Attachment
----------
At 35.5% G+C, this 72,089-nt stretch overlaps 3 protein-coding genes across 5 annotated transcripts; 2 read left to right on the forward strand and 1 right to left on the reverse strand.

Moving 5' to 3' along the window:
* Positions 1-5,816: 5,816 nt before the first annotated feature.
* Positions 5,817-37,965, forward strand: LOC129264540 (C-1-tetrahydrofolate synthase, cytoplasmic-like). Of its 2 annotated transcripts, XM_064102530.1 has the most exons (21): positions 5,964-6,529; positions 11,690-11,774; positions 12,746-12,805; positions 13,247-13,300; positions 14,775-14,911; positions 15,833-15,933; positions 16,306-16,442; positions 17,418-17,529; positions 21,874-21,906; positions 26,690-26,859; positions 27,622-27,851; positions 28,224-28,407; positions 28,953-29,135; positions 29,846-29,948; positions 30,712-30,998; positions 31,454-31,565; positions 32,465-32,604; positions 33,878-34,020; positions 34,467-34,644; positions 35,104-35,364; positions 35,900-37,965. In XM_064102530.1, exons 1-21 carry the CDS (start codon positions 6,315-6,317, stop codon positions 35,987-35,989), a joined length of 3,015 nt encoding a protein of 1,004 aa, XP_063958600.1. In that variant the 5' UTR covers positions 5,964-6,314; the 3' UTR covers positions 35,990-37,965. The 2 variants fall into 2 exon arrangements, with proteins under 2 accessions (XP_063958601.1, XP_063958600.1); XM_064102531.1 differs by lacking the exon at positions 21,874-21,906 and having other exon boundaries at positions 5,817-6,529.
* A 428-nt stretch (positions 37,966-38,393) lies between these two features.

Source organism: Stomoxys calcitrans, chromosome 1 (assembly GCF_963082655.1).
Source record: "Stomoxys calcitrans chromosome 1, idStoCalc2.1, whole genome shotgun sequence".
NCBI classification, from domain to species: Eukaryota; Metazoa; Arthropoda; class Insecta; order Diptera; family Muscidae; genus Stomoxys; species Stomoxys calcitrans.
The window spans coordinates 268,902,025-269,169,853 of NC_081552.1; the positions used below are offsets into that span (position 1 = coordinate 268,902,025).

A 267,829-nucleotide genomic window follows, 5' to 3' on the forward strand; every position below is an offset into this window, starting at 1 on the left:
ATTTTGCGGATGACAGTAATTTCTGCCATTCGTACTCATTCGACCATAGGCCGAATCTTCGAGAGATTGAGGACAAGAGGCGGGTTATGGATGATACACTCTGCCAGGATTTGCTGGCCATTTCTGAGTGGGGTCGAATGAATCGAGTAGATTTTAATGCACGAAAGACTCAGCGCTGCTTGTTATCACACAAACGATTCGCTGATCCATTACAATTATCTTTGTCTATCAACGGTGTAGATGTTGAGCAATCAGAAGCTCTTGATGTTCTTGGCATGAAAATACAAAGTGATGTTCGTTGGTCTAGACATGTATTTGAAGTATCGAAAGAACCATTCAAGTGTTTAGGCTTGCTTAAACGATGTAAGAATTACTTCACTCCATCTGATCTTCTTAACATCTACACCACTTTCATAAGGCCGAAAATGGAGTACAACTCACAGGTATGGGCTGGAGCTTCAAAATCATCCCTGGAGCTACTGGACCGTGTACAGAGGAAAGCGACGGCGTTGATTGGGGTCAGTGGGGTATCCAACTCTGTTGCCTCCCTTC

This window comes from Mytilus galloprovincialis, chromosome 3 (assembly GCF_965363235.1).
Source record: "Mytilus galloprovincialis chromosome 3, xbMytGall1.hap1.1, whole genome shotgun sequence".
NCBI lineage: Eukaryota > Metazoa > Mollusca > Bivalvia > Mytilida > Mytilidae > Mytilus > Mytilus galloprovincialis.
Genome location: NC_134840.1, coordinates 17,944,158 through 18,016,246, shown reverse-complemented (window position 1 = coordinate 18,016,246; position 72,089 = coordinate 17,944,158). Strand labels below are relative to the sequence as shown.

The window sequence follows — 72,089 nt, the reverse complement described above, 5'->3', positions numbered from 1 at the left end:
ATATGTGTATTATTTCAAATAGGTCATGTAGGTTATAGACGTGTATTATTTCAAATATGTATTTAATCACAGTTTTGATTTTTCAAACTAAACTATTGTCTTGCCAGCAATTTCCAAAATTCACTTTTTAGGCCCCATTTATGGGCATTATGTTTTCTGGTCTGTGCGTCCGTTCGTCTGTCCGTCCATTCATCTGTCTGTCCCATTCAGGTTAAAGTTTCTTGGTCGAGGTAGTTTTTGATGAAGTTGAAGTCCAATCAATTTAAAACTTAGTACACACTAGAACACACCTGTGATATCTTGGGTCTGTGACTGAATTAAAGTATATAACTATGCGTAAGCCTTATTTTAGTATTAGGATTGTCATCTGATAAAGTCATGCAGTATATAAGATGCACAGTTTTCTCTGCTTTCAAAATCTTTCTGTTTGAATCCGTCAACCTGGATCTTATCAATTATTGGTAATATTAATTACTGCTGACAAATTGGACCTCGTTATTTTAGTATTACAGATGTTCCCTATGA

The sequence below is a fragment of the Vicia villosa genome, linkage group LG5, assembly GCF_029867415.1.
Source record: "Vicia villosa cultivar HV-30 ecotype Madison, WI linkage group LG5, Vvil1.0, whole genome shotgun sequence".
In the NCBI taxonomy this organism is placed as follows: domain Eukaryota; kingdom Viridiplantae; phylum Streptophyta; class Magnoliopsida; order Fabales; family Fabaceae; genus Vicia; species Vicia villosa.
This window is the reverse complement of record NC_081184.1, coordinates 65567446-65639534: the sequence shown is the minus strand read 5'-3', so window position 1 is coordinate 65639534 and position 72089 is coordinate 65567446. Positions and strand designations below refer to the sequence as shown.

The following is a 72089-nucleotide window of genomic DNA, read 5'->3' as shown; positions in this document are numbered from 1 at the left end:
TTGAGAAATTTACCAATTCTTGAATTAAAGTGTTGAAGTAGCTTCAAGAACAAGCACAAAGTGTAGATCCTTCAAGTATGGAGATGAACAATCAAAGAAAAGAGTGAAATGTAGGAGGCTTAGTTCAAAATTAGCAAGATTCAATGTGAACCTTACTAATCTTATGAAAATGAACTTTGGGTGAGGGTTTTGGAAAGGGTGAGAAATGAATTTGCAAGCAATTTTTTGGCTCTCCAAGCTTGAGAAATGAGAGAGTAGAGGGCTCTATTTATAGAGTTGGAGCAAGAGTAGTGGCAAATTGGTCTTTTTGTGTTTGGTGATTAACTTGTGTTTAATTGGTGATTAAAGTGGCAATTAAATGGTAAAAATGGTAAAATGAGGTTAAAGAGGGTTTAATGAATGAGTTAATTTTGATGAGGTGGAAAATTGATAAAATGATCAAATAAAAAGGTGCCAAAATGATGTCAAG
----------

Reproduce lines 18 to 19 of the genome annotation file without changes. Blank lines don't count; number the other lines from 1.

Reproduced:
The sequence below is a fragment of the Vicia villosa genome, linkage group LG5, assembly GCF_029867415.1.
Source record: "Vicia villosa cultivar HV-30 ecotype Madison, WI linkage group LG5, Vvil1.0, whole genome shotgun sequence".